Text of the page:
Or so we are sometimes told. But is it really true? Almost the definition of the left, certainly the modern left, is the denial of God. And even if God is allowed he is assuredly not the Father. Moreover Jesus taught that his kingdom was not of this world. This is a picture so far at odds with a leftist position, which ever seeks unrealisable utopias in the here and now, that really nothing more need be said to make clear that Jesus and the left have very different priorities.
But there is a lot more. We can set aside the point that Jesus's aims were purely spiritual and there are still no grounds for the statement made in the title of this piece. For a start, Jesus emphasised sin and the need for repentance, hardly a left wing preoccupation. He taught forgiveness but this was wholly dependent on turning to God. Its benefits were not to be handed out to everyone regardless of the state of their soul or whether they admitted their fault in terms of being a sinner or not. The forgiveness of sins demands acceptance of full individual responsibility and is not offered as a natural right.
The statement that Jesus was a liberal or leftist is meaningless anyway. There was no such thing until a little over 200 years ago. To make this claim is to project a contemporary ideology backwards to a time when it didn't exist and wouldn't have made any sense to anyone even if it did.
But again, let’s ignore that and assume that you can transport Jesus from 1st century Galilee to the 21st century West and quickly run through some of the reasons why people say he would have sympathised with the left of today.
They say he was a rebel who was against tradition and the establishment. The truth is the opposite. He was for tradition. He said "I have not come to abolish the Law and the Prophets, I have come to fulfil them". That's pretty clear. He deepened and expanded the Law but he built on what came before. He did not seek to destroy it and build something new. That's not how God works. And the only establishment he condemned was the corrupt establishment of the day which went by the letter rather than the spirit of the law, and who exalted themselves over God. Besides, against the establishment? Jesus was the true establishment.
The protagonists of this point of view like to claim that Jesus belonged to the ‘live and let live’ fraternity, and didn't judge or condemn anyone. I don't know where they get this idea from. Well, perhaps I do but it's a distortion of his real teaching. Jesus told us not to judge because he knew the human tendency to go in for self-righteous criticism of others rather than look to oneself. This does not mean there is no right or wrong. No judgement means no truth. It means everything is relative, nothing is better, nothing is worse and, eventually, nothing is even good and nothing is bad. This is the antithesis of what Jesus taught. He constantly condemned the sinner and the unrighteous. He even threatened them with hell and destruction. But what he didn't want was for us to use the shortcomings of others to excuse or ignore our own, or to condemn with hate in our hearts. Certainly he loved the sinner but he was ruthless in his denunciation of sin. The leftist affects to love the sinner and, as a result, excuses or denies sin thereby leaving the sinner mired in his sin. If you really do love the sinner, as Jesus did, you seek to release him from his sin not encourage him in it on the spurious grounds of non-condemnation. That's not love. It's complicity in sin. Jesus admonished the crowd chasing the woman caught in adultery but he did not stop there. He told the woman to sin no more.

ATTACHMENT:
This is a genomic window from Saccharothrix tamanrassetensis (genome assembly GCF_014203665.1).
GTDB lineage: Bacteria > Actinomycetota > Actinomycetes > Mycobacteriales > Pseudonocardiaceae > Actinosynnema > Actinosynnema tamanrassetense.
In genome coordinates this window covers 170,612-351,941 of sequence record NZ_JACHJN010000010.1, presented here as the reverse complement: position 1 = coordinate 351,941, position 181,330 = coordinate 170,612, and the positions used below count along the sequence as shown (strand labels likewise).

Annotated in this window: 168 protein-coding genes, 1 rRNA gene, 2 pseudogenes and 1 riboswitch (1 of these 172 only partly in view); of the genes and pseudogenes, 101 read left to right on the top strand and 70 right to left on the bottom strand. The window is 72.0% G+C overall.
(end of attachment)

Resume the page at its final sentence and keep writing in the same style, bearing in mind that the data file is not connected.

Liberals mistake being nice for loving but what is the greater love, that you support someone walking over a cliff or you turn him back? Love does not confirm someone in their errors but directs them towards the truth.
Next, the liberal tells us that Jesus was all about peace and love, and therefore he would support us rather than the war-mongering hate filled right. I’m sure that Jesus would not condone either war-mongering or hate coming from any quarter but it cannot be denied that he specifically said that he did not come to bring peace but a sword. That he would set husband against wife, daughter against mother and so on. Of course, Jesus taught peace and love but not peace and love on any terms, not fake peace and love. He taught real peace and love which can only come when you walk in the light of spiritual truth and give your heart to God, the living God before whom the liberal refuses to bend the knee.
Jesus did not teach equality. We may all be one in God but not as individual men and women. He recognised and respected tradition. He was not a revolutionary. That was Judas, the man who preferred radical politics to religion, the same Judas who ostensibly wanted to sell an ointment used to wipe Jesus’s feet and give the money to the poor. But what does St John tell us about that? “This he said, not that he cared for the poor; but because he was a thief, and had the bag, and took what was put therein.” If anyone ticked the left wing box it was surely Judas.
I'm not claiming that Jesus was what we would today call right wing but the concerns of traditional religion are surely closer to what he taught that those of the contemporary left which actually oppose them at many points, most specifically with regard to the centrality of God.